To assess the production of different cytokines by CD4+, CD4+CD25, and CD4+CD25+ cell populations, 5 × 105 purified cells were incubated for 24 or 48 hours in 24-well cell culture plates either alone or in the presence of 5 μg/mL immobilized anti-CD3 mAb plus 5 μg/mL soluble anti-CD28 mAb or 5 μg/mL p24 protein. Brefeldin A (5 μg/mL; Sigma-Aldrich, St Louis, Missouri, MO) was added to each well for the last 4 hours of culture. Cells were then harvested, and the cytokine production of the 3 CD4+ cell subsets was assessed by intracellular staining for expression of IL-10, IFN-γ, and IL-2, as described in the previous paragraph.

Analyses were performed using FACScalibur and CellQuest software (Becton Dickinson, San Jose, CA) on at least 1000 events. Gating was restricted to the population of lymphocytes according to their light scattering properties.

Proliferation and suppression assays

All cell cultures were performed in RPMI 1640 (Bio Whittaker Europe, Verviers, France) supplemented with 10% human blood group AB serum (BioWest, Nuaille, France), penicillin-streptomycin (100 IU/mL and 100 μg/mL, respectively), 2 mM l-glutamine (all from Gibco BRL, Paisley, United Kingdom), 1 mM sodium pyruvate, and 1% HEPES (N-2-hydroxyethylpiperazine-N′-2-ethanesulfonic acid) buffer (Sigma-Aldrich). The different subpopulations (unfractionated CD4+ cells, CD4+CD25 cells, and CD4+CD25+ cells) were assessed for their proliferative capacities in response to polyclonal stimulation and to recall antigens and p24 protein.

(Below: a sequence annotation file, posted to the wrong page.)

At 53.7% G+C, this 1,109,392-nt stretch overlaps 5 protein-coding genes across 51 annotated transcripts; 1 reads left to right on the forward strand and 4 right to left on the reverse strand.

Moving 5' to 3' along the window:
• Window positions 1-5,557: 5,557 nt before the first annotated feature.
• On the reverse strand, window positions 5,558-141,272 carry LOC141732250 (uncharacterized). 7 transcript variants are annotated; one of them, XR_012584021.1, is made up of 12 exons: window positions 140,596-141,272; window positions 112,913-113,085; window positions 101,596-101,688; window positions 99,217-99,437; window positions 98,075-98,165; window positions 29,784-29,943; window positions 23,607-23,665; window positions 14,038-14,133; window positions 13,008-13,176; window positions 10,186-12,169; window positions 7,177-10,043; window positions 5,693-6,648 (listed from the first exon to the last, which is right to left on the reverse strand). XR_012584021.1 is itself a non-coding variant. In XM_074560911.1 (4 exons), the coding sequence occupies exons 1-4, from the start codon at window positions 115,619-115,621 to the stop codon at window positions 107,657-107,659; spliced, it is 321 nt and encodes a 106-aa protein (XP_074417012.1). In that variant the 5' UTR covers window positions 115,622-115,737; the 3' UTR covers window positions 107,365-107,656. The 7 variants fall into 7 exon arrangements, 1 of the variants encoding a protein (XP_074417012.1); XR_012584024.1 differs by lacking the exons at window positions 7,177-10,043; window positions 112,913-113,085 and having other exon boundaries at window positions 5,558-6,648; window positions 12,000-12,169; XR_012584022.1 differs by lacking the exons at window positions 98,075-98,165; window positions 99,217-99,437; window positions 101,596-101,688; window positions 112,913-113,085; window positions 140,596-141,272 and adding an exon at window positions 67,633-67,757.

For anti-CD3 stimulation, 5 μg/mL anti-CD3 mAb (clone UCHT1; Beckman Coulter, Marseille, France) was coated on a 96-well flat-bottomed cell culture plate overnight at 4°C. To assess the polyclonal stimulation, 1 × 105 cells/well were incubated for 3 days with plate-bound anti-CD3 mAb alone or in the presence of 5 μg/mL soluble anti-CD28 mAb (clone CD28.2; Beckman Coulter).

To assess the antigen-specific proliferation of the different CD4+ cell populations, 1 × 104 autologous monocytes were added to 1 × 105 lymphocytes/well and cultured for 5 days in the presence of the tested antigen: 5 μg/mL purified tuberculin (PPD; Statens Seruminstitut, Copenhagen, Denmark), 5 μg/mL p24 protein (Protein Science, Meriden, CT), or 1:50 dilution of cytomegalovirus (CMV) antigen (Bio Whittaker Europe); or in the presence of 100 IU/mL of recombinant human IL-2 (rhIL-2; R&D Systems, Oxon, United Kingdom) alone or in combination with p24 protein or soluble anti-CD28 mAb.

For direct suppression assays, CD4+CD25 lymphocytes were incubated for 5 days in the presence of p24 or PPD either alone or with varying numbers of CD4+CD25+ cells resulting in suppressor-responder ratios of 0:1, 1:1, 1:2, and 1:10 in a final amount of 1 × 105 cells/well. Percentage of inhibition was calculated as follows: [1–(mean cpm of coculture wells/mean cpm of CD4+CD25 cells cultured alone)]× 100; where cpm indicates counts per minute.

To assess the role of IL-10 and TGF-β in the suppressive activity of the CD4+CD25+ T-cell population, CD4+CD25 lymphocytes were cocultured with CD4+CD25+ cells as described above for 5 days with 5 μg/mL p24 alone or in the presence of 10 μg/mL neutralizing anti–IL-10 mAb, anti–TGF-β mAb (both from R&D Systems), or in the presence of both antibodies. [3H] thymidine (0.5 μCi [0.0185 MBq]; Amersham Pharmacia, Uppsala, Sweden) per well was added for the last 16 hours of culture period and [3H] thymidine incorporation was measured in a Microbeta Liquid Scintillation Counter (EG&G Wallac, Turku, Finland). Results were expressed as mean cpm of triplicate culture wells. Stimulation indexes were calculated by dividing the mean cpm of stimulated cells by the mean cpm of unstimulated cells.

Analysis of TGF-β and Foxp3 expression